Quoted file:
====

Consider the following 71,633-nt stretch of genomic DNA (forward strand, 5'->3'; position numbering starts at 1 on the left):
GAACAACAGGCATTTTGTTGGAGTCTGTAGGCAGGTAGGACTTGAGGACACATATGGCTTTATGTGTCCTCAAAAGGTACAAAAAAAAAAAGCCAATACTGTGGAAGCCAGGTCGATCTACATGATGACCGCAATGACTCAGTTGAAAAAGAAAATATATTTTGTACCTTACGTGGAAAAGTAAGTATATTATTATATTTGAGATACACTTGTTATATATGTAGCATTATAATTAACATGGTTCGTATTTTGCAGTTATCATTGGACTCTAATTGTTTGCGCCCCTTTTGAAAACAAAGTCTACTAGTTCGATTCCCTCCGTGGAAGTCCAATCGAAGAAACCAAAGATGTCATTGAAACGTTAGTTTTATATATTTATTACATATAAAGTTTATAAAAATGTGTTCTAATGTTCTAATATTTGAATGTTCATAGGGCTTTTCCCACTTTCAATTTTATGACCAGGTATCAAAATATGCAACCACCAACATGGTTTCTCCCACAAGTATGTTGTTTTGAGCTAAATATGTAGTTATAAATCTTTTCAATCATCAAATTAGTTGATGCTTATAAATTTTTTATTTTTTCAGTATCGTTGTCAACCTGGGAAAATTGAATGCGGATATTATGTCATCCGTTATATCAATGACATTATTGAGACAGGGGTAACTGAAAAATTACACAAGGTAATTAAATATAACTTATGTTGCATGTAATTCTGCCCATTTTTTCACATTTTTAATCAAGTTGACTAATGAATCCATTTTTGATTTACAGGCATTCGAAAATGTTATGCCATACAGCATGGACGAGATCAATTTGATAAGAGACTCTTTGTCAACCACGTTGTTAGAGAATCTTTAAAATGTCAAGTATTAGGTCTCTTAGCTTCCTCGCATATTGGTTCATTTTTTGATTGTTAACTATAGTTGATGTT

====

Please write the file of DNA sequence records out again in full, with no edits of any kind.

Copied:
Consider the following 71,633-nt stretch of genomic DNA (forward strand, 5'->3'; position numbering starts at 1 on the left):
GAACAACAGGCATTTTGTTGGAGTCTGTAGGCAGGTAGGACTTGAGGACACATATGGCTTTATGTGTCCTCAAAAGGTACAAAAAAAAAAAGCCAATACTGTGGAAGCCAGGTCGATCTACATGATGACCGCAATGACTCAGTTGAAAAAGAAAATATATTTTGTACCTTACGTGGAAAAGTAAGTATATTATTATATTTGAGATACACTTGTTATATATGTAGCATTATAATTAACATGGTTCGTATTTTGCAGTTATCATTGGACTCTAATTGTTTGCGCCCCTTTTGAAAACAAAGTCTACTAGTTCGATTCCCTCCGTGGAAGTCCAATCGAAGAAACCAAAGATGTCATTGAAACGTTAGTTTTATATATTTATTACATATAAAGTTTATAAAAATGTGTTCTAATGTTCTAATATTTGAATGTTCATAGGGCTTTTCCCACTTTCAATTTTATGACCAGGTATCAAAATATGCAACCACCAACATGGTTTCTCCCACAAGTATGTTGTTTTGAGCTAAATATGTAGTTATAAATCTTTTCAATCATCAAATTAGTTGATGCTTATAAATTTTTTATTTTTTCAGTATCGTTGTCAACCTGGGAAAATTGAATGCGGATATTATGTCATCCGTTATATCAATGACATTATTGAGACAGGGGTAACTGAAAAATTACACAAGGTAATTAAATATAACTTATGTTGCATGTAATTCTGCCCATTTTTTCACATTTTTAATCAAGTTGACTAATGAATCCATTTTTGATTTACAGGCATTCGAAAATGTTATGCCATACAGCATGGACGAGATCAATTTGATAAGAGACTCTTTGTCAACCACGTTGTTAGAGAATCTTTAAAATGTCAAGTATTAGGTCTCTTAGCTTCCTCGCATATTGGTTCATTTTTTGATTGTTAACTATAGTTGATGTT